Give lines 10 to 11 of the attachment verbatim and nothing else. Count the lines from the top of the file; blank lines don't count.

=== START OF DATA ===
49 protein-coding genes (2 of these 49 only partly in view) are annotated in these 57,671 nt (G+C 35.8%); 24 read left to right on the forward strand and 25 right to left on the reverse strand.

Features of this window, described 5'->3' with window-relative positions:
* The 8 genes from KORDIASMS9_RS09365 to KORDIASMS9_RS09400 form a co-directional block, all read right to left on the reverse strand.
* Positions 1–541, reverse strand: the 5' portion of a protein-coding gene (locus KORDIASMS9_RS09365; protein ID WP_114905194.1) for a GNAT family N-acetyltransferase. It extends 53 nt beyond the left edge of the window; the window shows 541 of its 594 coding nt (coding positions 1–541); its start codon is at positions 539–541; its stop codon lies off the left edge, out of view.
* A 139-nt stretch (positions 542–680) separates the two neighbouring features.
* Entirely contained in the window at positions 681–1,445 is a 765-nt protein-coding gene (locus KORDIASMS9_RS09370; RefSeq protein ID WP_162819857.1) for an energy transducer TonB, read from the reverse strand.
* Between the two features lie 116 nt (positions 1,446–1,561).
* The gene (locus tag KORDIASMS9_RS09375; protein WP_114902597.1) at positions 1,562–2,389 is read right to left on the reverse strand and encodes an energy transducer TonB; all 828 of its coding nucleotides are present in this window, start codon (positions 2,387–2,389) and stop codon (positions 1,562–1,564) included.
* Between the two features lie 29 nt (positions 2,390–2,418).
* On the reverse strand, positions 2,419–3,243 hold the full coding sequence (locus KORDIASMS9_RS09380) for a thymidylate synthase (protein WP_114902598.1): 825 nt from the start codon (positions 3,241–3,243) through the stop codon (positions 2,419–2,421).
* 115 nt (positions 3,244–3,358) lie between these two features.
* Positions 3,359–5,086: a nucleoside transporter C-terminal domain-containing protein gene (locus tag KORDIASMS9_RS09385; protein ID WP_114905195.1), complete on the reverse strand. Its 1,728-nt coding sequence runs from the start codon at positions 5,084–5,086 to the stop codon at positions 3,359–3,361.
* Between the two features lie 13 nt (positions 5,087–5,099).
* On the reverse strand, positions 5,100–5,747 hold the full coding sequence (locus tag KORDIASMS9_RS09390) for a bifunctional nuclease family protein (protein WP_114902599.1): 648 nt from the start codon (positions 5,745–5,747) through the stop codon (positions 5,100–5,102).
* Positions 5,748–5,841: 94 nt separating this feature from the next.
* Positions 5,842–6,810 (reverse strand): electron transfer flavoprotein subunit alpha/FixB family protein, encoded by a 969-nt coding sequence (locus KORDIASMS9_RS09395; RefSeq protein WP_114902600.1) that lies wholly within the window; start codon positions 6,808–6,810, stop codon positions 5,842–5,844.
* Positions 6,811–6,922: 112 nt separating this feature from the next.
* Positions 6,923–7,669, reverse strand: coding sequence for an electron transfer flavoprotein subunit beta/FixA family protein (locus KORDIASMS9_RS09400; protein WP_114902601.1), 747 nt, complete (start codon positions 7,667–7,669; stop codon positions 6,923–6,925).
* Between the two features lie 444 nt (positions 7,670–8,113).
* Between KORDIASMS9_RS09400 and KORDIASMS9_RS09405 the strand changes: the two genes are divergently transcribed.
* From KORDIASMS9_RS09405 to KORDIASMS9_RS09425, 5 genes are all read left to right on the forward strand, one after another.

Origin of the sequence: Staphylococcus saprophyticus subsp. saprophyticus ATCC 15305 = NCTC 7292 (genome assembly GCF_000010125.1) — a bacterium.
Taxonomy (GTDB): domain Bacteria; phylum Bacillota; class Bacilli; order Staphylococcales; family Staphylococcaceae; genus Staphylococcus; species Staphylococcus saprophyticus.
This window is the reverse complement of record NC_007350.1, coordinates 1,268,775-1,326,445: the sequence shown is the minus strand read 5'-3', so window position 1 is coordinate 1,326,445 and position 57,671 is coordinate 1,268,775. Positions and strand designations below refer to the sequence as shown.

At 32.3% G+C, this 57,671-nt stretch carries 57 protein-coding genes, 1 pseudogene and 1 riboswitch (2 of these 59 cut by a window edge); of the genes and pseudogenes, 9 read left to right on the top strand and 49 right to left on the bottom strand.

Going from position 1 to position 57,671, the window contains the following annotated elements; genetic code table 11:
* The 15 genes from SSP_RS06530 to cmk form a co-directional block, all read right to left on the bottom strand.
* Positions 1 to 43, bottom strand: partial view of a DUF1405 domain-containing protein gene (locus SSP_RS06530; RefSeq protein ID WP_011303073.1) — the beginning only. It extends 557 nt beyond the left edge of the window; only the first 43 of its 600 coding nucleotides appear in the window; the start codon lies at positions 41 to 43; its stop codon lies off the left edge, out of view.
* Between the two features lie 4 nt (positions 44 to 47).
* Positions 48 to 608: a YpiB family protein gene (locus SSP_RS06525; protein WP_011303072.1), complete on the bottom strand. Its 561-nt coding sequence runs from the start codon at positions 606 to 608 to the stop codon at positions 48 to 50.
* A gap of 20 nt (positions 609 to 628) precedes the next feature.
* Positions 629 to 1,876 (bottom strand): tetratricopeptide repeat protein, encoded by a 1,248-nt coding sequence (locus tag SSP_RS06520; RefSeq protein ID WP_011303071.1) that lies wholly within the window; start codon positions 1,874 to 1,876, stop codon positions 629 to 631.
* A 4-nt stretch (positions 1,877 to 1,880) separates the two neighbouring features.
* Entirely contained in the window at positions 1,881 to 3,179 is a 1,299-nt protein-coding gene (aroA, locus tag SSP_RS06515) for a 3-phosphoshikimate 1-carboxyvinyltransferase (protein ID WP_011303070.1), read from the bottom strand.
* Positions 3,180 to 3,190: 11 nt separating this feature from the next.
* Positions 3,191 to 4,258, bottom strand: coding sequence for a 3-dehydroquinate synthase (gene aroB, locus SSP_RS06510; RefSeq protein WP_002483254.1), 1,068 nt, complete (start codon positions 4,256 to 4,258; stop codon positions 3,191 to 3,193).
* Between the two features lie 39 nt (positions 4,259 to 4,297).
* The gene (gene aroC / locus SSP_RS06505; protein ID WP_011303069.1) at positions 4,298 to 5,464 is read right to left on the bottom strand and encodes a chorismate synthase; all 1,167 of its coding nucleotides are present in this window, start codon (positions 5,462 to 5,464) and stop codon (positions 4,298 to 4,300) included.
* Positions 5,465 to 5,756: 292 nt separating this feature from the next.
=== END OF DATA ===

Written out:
* On the reverse strand, positions 2,419–3,243 hold the full coding sequence (locus KORDIASMS9_RS09380) for a thymidylate synthase (protein WP_114902598.1): 825 nt from the start codon (positions 3,241–3,243) through the stop codon (positions 2,419–2,421).
* 115 nt (positions 3,244–3,358) lie between these two features.